Astronomers find the closest system of ultracool dwarfs

Astronomers have found a pair of very cold dwarf stars. They orbit each other in just 20.5 hours. Scientists say that the age of this system is measured in billions of years.

A pair of ultracool dwarfs. Source:

The closest pair of dwarf stars

Astrophysicists from Northwestern University and the University of California, San Diego, reported the discovery of an interesting new pair of ultracool dwarfs. These are extremely dim stars that emit most of their energy in the infrared part of the spectrum. Therefore, people practically do not see them, but at the same time they are extremely common.

An interesting feature of the new system is that the stars in it orbit each other in a very short period of time – 20.5 hours. Until now, scientists have known only three such pairs of ultracool dwarfs. And in each case, these are young systems which age does not exceed 40 million years. 

But the newly discovered system, designated LP 413-53AB, is much older. Its age is several billion years, which is comparable to our own Solar System. This means that it has gone a long evolutionary way.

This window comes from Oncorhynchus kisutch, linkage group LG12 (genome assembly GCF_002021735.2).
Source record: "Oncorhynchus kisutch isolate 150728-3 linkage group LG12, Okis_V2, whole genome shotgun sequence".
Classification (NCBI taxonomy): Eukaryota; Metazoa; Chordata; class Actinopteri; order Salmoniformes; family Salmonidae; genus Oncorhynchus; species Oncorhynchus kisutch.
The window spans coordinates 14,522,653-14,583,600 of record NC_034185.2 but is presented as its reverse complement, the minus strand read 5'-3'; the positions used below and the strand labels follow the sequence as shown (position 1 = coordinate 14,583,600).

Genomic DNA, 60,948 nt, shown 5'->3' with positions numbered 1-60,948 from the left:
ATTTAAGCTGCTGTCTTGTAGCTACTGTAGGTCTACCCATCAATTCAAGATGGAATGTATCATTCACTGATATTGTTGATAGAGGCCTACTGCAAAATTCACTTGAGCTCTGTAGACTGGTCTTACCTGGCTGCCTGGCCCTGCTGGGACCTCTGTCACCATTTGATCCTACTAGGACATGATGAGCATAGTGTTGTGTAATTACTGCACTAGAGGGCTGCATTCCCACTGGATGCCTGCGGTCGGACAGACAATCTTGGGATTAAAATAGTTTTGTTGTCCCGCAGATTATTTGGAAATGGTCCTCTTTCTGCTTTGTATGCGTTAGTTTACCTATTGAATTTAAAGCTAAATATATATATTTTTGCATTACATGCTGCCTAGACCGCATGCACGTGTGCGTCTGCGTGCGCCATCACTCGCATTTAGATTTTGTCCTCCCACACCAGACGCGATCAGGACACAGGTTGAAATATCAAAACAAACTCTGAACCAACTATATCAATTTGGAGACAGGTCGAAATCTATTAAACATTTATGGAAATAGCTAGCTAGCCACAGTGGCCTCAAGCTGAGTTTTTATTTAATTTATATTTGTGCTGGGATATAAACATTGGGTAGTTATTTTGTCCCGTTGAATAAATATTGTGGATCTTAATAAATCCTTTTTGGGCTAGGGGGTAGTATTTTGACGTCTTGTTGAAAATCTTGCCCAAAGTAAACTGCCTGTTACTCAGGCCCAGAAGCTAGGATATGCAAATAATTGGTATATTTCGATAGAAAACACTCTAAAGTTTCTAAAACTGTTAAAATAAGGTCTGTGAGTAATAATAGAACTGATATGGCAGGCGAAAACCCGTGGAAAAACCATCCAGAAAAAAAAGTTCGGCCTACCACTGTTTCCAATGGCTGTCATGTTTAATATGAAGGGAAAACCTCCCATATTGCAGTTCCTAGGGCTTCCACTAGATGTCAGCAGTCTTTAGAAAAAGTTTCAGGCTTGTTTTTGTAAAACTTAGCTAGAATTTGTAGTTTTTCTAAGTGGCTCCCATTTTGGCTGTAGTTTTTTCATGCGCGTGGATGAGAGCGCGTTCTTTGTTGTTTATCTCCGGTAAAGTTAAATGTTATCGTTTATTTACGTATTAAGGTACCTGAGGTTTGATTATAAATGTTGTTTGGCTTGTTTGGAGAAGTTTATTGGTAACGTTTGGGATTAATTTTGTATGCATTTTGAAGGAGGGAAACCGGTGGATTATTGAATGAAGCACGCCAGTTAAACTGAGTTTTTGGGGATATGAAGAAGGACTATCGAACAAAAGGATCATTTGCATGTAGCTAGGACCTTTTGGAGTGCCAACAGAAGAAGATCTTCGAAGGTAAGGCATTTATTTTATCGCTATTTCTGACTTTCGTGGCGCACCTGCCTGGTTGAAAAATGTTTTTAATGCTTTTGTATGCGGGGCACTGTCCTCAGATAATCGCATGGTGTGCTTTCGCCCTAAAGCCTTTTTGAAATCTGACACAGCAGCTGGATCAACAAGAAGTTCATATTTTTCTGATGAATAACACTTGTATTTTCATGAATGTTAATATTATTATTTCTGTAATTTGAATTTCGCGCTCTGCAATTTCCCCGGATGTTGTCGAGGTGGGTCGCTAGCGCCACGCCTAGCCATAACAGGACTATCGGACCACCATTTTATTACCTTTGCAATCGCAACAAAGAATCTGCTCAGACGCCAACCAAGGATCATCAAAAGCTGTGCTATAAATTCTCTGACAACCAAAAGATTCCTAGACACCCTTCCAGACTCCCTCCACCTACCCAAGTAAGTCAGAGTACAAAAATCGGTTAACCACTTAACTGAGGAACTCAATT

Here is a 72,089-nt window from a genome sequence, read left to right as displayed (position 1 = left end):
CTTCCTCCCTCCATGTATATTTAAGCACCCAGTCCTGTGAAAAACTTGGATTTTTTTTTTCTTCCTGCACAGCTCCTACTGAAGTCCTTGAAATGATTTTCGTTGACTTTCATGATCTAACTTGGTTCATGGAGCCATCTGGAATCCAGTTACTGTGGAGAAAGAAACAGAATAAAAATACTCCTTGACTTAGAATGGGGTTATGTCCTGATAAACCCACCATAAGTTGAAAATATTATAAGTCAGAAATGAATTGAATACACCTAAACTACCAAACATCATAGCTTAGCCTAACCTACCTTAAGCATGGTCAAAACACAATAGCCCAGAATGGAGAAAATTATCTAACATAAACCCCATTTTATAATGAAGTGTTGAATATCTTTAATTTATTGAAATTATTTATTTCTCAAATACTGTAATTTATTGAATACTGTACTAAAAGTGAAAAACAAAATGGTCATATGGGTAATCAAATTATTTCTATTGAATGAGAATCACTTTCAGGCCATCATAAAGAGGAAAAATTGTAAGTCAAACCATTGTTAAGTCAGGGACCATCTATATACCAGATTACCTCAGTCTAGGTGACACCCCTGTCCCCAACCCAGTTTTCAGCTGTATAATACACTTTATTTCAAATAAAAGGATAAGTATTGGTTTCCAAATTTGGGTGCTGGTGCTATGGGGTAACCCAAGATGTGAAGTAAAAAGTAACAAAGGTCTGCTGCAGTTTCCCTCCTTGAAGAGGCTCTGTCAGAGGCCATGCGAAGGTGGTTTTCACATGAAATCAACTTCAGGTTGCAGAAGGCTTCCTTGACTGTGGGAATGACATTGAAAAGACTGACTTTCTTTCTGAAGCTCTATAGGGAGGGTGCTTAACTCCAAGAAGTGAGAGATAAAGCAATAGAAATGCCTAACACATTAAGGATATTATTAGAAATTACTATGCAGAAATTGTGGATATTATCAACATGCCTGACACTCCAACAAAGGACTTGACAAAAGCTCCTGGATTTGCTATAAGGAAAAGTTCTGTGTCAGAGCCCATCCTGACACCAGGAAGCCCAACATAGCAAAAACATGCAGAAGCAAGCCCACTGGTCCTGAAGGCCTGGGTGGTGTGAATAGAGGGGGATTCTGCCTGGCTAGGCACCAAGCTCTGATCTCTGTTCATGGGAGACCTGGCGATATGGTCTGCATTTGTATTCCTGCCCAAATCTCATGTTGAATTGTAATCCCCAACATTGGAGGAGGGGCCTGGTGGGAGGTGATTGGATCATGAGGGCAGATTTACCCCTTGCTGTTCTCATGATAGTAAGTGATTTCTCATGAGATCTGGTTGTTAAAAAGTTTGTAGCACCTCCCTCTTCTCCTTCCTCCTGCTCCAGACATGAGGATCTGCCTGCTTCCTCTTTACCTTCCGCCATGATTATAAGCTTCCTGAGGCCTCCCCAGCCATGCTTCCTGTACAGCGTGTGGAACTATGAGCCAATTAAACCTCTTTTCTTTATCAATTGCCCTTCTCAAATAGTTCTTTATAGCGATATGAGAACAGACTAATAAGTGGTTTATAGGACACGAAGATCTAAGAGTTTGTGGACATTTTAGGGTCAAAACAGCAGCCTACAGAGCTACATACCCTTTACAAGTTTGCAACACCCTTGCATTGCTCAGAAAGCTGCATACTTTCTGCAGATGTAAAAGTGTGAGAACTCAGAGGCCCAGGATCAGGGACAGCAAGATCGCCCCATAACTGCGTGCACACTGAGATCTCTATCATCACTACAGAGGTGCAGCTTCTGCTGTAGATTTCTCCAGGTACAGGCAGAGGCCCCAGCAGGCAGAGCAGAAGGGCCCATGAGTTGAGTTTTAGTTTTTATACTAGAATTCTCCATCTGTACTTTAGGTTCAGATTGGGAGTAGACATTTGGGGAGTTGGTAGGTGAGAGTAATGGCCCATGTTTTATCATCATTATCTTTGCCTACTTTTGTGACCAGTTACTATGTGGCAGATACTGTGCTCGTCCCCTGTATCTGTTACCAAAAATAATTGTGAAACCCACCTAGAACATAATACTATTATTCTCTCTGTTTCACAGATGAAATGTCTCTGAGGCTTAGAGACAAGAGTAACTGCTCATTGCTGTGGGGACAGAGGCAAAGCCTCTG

Detection of a pair of ultracool dwarfs

The opening of the LP 413-53AB system began with working with archived data. Scientists were trying to develop an algorithm that would model a star based on its spectroscopic observations. One of the objects was precisely this system, which at first was believed to contain only one luminary.

However, the analysis of the spectrum has led researchers to believe that it may not be one dwarf, but a pair of them. This was clearly visible when the system components were moving in orbit. To test this theory, the scientists decided to send it to LP 413-53AB. A number of observations carried out in March, July, October and December 2022 confirmed the correctness of this assumption. 

Distances in the LP 413-53AB system. Source:

The distance between the components of the system is only 1 percent of the distance between the Earth and the Sun. And this creates some problems for understanding their evolution. After all, if the system was only 1 million years old, their diameters should be much larger and would actually overlap.

Scientists believe that this mystery could be solved in one of two ways. Ultracold dwarfs could have formed at a much greater distance from each other and become closer during the evolution of the system. Or there was also a third member of the system, which was later ejected, as a result of which the stars received a modern configuration.

According to

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